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Downtown Reflections. Photograph by Brian Cohen.
Downtown Reflections. Photograph by Brian Cohen. | Show Photo

Development News

Franklin West converts Ronald McDonald Houses to apartments in Shadyside

The Franklin West property group has recently completed the restoration and renovation of two Queen Ann Victorian homes in Shadyside, now offering a total of 21 apartment units.  This project brings their work in the neighborhood full-circle, as the homes are located across Shady Avenue from the company's first-ever renovations, completed nearly 50 years ago.

Caroline West says her family-owned company has prided itself on home-to-apartment conversions in Shadyside that blend with existing, historic buildings and single-family homes.

“In converting [these buildings] to apartments we tried to respect all the original historic characteristics, such as the tall windows, the tall doors, the high ceilings,” West says.  “Both buildings have been completely modernized, yet it still from the outside looks like exactly what it is--a gracious, old Victorian.”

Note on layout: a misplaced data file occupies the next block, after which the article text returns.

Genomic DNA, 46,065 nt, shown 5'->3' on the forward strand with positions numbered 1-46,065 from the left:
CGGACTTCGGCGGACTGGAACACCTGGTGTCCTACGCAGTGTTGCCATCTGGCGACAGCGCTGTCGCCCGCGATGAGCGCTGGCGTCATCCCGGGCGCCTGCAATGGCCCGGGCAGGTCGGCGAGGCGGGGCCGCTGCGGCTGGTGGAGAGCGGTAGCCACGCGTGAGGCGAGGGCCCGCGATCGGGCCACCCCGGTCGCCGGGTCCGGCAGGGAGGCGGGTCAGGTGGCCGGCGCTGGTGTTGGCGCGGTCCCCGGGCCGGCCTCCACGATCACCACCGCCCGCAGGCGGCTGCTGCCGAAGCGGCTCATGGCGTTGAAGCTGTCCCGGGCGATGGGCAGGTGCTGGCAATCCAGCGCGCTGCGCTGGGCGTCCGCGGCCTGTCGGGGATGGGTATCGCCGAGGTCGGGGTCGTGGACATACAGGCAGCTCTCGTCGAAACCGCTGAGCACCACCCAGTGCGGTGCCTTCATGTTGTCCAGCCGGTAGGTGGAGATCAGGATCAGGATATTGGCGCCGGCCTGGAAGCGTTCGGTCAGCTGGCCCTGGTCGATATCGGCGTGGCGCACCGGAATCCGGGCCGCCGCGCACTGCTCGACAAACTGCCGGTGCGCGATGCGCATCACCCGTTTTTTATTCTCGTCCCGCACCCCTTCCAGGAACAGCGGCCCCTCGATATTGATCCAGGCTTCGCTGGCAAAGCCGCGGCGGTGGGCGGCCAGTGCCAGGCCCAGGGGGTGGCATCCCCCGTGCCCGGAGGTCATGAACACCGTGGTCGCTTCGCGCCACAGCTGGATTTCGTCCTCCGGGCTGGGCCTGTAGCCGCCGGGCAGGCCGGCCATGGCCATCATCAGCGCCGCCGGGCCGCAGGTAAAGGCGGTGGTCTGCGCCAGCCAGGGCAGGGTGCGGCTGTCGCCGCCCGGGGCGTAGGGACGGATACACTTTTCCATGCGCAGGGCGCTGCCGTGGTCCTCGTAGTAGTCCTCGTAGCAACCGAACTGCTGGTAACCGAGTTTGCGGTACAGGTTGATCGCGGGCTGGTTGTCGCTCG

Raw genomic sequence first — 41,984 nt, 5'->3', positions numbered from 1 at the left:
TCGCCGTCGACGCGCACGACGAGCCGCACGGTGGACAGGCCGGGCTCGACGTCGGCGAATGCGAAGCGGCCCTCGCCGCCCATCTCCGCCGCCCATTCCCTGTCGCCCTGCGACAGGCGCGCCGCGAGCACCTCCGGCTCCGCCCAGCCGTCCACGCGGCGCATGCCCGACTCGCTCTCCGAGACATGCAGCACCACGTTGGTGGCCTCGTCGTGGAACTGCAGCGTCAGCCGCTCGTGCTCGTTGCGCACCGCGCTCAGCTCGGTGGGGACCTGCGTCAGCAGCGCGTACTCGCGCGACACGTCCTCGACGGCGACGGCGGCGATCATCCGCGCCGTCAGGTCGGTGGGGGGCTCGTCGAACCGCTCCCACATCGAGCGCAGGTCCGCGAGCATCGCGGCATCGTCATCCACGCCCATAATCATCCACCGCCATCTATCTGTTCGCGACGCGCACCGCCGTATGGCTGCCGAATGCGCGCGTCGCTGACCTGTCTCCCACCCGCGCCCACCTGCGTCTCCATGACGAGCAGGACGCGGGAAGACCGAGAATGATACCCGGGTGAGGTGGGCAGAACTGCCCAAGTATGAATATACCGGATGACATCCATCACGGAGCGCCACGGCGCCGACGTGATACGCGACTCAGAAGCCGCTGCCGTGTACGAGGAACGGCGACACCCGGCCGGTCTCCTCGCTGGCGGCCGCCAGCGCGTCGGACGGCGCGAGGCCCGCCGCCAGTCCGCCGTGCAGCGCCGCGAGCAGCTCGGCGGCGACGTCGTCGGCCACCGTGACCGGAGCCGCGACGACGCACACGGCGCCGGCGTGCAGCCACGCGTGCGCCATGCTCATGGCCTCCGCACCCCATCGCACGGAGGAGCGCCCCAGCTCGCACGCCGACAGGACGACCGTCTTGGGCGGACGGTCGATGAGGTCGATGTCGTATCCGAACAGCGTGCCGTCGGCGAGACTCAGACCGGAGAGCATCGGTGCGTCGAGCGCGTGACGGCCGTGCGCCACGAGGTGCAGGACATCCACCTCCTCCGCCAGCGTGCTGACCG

Both homes, built circa 1880, are former Ronald McDonald Houses, and had offered residences there from 1970 until 2008, when Franklin West purchased both buildings.  The foundation was able to continue operating from Shady Avenue until its new location, within the Lawrenceville Children’s Hospital, was completed.

Architect Kevin Wagstaff of Perfido, Weiskopf, Wagstaff, and Goettel, designed the renovations of both buildings, 500 and 512 Shady Avenue.  A mix of one- and two-bedroom apartments, with rents ranging from $1300 to $1890, each unit features high-efficiency appliances, washer/dryer, and central heat and air conditioning.

Of the company’s properties, which total near 1,000 units in the greater Pittsburgh area, West says the work on Shady Avenue is exemplary of Franklin West’s commitment to maintaining historic properties.

“It’s an example where through creative reuse we are able to preserve the charm and character of the neighborhood--why people want to come and live in Shadyside,” she says.  “We have really focused on maintaining buildings…[that] still have viable use and a desire in the neighborhood.”


Writer:  Andrew Moore
Source:  Caroline West
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